Regarding the ‘animals on fire’ tricks, of course it must have been counter-productive at times, and surely failed often, as the poor animals in panic and/or pain would seemingly contort all over the place. But the examples we read in Classical and Chinese texts (Alexander was apparently apprised by Porus of the efficacy of squealing pigs to dismay elephants) are too prevalent for these irregular war tactics/counter-tactics to be apocryphal. When the method worked, it must have happened so because the users funneled the poor animals in a viable manner of some sort. Even the experts of the time of natural history, Pliny and Aelian, wrote of the behavioral dynamics of pigs and elephants, etc. Hannibal’s oxen stratagem is one of the most lauded examples, along with his catapulting of large jars containing poisonous snakes onto the decks of the enemy ships over three decades later; his critics have often pressed he shouldn’t have been in such a trapped position in the first place, but even though he spoke Latin, his pronunciation of ‘Casinum’ was mistakenly taken for ‘Casilinum’ by his guides, hence winding up in the wrong region! But those critics can now retort with ‘he should have had better guides and translators’. Sure, and he shouldn’t have left his crystal ball in Spain!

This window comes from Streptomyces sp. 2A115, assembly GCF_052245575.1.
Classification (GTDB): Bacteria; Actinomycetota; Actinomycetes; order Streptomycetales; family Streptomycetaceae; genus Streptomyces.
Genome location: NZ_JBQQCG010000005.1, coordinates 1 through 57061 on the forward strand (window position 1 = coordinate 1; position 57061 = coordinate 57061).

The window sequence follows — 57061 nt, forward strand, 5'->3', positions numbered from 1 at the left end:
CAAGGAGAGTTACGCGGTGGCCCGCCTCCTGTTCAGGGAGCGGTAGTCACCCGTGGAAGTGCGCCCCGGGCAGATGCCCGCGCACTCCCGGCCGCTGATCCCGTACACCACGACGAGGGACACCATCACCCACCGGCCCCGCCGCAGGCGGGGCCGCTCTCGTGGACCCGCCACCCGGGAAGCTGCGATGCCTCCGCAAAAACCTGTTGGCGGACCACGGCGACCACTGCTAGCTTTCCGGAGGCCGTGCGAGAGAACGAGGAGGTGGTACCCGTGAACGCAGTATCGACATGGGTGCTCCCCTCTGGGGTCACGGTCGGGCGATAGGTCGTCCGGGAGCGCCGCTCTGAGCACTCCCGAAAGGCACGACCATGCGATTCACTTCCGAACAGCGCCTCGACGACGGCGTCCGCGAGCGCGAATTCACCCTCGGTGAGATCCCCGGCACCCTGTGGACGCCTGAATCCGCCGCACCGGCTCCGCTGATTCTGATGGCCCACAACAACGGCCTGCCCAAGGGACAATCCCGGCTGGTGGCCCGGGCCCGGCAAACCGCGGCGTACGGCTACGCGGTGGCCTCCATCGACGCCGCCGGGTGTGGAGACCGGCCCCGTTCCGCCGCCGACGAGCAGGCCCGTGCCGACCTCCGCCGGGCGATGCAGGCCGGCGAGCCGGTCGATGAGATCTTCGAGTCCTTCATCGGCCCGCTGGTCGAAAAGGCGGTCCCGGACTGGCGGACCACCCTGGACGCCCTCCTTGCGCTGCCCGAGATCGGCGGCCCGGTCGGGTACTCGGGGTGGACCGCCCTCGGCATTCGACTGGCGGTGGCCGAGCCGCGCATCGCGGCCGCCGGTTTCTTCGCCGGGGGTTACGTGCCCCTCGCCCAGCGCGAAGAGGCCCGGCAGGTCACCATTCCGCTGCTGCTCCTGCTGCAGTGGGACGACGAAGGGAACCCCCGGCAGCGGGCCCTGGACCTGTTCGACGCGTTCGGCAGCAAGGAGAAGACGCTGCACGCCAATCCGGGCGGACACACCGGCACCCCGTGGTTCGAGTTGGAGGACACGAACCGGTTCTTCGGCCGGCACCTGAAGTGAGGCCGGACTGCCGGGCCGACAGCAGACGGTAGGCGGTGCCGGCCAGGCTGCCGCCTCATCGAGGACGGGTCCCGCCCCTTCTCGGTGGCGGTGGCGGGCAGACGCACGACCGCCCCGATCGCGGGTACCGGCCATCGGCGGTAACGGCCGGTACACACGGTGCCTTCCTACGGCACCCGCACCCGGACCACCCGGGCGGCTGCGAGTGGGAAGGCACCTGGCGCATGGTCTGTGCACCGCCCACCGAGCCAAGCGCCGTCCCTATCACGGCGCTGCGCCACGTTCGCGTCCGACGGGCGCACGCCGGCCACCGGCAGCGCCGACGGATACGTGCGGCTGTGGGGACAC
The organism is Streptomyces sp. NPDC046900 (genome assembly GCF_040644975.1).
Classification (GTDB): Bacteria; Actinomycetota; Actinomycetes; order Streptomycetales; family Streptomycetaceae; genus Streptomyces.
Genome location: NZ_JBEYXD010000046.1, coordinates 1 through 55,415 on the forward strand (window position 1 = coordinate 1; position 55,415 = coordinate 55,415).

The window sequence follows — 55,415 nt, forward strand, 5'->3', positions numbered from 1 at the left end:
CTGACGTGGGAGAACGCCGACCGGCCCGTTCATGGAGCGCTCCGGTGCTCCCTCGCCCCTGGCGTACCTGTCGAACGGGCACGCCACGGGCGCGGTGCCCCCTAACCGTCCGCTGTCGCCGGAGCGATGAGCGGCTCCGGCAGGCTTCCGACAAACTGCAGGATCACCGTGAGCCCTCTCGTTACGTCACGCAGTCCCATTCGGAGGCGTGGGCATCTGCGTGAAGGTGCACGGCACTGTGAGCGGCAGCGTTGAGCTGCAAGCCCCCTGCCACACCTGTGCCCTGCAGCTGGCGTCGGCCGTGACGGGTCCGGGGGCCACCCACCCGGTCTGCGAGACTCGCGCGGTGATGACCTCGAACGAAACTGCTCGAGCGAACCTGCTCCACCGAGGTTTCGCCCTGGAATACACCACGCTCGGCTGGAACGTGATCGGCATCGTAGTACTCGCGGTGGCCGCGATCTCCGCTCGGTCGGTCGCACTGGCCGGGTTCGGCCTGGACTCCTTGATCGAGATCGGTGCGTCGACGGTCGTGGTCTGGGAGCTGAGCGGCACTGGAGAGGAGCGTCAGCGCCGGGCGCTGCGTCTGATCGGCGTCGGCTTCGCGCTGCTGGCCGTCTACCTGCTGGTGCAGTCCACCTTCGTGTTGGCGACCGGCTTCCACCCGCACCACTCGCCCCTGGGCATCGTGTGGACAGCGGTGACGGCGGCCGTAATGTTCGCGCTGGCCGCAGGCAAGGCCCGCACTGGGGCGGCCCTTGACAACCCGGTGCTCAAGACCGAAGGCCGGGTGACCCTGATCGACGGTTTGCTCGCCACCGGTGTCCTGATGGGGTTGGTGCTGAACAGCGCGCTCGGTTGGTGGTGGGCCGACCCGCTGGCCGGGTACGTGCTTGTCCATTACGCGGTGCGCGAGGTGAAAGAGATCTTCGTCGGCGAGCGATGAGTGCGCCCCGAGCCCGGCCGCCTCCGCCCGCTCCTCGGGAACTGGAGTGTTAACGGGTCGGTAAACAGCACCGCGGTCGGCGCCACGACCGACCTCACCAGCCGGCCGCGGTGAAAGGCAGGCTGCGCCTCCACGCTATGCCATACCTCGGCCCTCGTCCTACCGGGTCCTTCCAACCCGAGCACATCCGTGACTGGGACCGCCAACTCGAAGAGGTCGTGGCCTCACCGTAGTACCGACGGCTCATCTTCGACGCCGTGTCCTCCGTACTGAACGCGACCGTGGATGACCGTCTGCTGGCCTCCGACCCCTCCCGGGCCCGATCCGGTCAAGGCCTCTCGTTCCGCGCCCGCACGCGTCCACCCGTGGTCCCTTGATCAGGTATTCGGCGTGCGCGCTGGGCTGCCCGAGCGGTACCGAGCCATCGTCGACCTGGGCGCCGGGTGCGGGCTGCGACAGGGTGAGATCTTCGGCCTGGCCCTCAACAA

In terms of deception leading to smashing successes, and if we follow the pertaining traditions uncritically, the Trojan Horse and Gideon’s defeat of the Midianites in the Jezreel Valley - both occurring around 1200 BCE - originated all of this (at least on record; there are always precedents).

James :)
 
Last edited:
Mar 2019
10
Amsterdam
#26
The greatest military battle tactic that ever happened might be impossible to pinpoint. Simply because it might have never ever been recorded. There are substantial gaps throughout the history of civilization. Opposing sides of war write or rewrite history, third parties exterminate, hide or alter facts for the need of the few. That is a sad truth. Thus we know only of the most famous ones! But the truly crazy ones might have been lost in the anal of delete history pages.

But for the sake of the question my favorite and ingenious battle tactic used was during WW2: